Luke 22:24-30, And there arose also a dispute among them as to which one of them was regarded to be greatest. And He said to them, “The kings of the Gentiles lord it over them; and those who have authority over them are called ‘Benefactors.’ “But it is not this way with you, but the one who is the greatest among you must become like the youngest, and the leader like the servant. For who is greater, the one who reclines at the table or the one who serves? Is it not the one who reclines at the table? But I am among you as the one who serves. You are those who have stood by Me in My trials; and just as My Father has granted Me a kingdom, I grant you that you may eat and drink at My table in My kingdom, and you will sit on thrones judging the twelve tribes of Israel.”
I have always wanted to be like Jesus. The test of my goals and desire are never found in the celebration of victories, it is found in the demands of required sacrifice. It is a blessing to have a Savior who loves us so much that He is with us even when we are several steps ahead, or even a few behind. His willingness to help us is always seen in the murals of our own needs.
We all know we are called to be like Him, but we also realize we fail to reflect Him with the definition He deserves in this world. (Romans 3:32) Interestingly, when the disciples sitting at the table couldn’t figure out who was the worst among them their search turned into a question over who was the greatest. Sadly, a lesson already taught had to be repeated once again. Knowing we are guilty only leaves us with a condition of condemnation. Left alone we are saved we are simply sentenced. I hope you are quicker to learn than these dear brothers of ours.
Now that we know the sandals of the disciples fit our feet, we can take off the feeble protection granted by them and accept the cleansing lesson we need. We need Jesus to repair our souls, in this case the attitudes of sinful and broken hearts. We will be able to minister to this world in direct accordance with level of humility we are willing exercise. Lessons like this are often learned on the job much better than they can be explained in the classroom. Some lessons are rarely learned through simple academics.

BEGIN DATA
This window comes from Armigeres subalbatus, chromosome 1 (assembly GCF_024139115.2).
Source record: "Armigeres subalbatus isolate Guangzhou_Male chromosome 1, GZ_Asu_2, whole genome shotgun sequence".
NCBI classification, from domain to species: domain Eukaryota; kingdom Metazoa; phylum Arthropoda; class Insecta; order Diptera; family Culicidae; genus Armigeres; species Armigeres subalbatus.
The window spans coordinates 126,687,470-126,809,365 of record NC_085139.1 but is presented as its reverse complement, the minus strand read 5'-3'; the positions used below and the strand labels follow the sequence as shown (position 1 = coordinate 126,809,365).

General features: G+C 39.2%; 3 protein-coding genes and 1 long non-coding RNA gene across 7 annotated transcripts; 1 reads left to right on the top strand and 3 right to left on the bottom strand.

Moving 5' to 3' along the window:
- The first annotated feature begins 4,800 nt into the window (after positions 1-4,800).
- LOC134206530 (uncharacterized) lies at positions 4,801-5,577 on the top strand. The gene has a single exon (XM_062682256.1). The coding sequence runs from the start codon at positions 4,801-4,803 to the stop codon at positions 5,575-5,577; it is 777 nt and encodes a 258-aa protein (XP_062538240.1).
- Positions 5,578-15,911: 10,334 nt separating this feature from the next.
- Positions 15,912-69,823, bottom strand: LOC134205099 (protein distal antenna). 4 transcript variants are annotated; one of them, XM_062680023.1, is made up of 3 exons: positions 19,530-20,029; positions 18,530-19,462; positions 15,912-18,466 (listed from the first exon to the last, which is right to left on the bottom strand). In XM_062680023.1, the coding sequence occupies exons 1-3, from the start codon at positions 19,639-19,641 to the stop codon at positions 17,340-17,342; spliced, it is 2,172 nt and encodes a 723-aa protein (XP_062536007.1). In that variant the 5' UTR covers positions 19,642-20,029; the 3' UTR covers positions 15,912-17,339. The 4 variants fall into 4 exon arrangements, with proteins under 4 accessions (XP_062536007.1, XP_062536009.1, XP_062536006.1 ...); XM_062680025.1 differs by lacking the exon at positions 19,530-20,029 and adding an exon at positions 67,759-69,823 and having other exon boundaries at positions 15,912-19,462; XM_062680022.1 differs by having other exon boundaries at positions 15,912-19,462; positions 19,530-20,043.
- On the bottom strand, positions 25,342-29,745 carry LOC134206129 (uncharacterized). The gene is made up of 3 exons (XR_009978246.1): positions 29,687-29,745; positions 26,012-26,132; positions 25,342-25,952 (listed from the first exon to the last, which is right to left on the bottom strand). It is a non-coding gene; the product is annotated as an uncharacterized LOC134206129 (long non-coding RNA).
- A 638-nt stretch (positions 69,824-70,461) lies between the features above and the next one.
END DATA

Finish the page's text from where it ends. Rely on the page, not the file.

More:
Within hours these disciples would be tested on a level they had previously never been. Actually, all would abandon Him. (Matthew 26:56) Their personal statements of dedication would be challenged by the practical application of the sacrifice required to carry them out. Once we learn the lesson of self-sacrifice we can move past the exhaustive and fruitless attempts of self-seeking. We must learn to be servants before we can ever be used by Jesus to reach out to a lost world.
Would you have blamed Jesus had He completely submerged these inattentive and often forgetful followers? They had it coming, but the Lord’s desire to teach the lesson of service was greater than His frustration from the stubborn natured souls of men. He washed their feet while they sat uncomfortably, and likely only barely understood His real point. The final point of Jesus’ divine illustration would be the best compliment He gave at the time, “You are those who stood by me in my trials.” Very soon they would flee. Yes, Jesus knew that would happen too.
Thankfully, our Savior sees our possibilities and potentials beyond our present. Our real value is not found in some shallow fight for a false supremacy among the redeemed. Our best will always be our Savior. We will only be as good as He says we are. According to Jesus, our best is found when we learn to be the least. It will never be understood by the. It is sadly poorly practiced by many. But we are all called to be sacrificial servants of a loving Savior. What kind of a servant am I willing to be? Where is my priority in serving Jesus? What are my spiritual goals for the kingdom of God? Godspeed on your journey…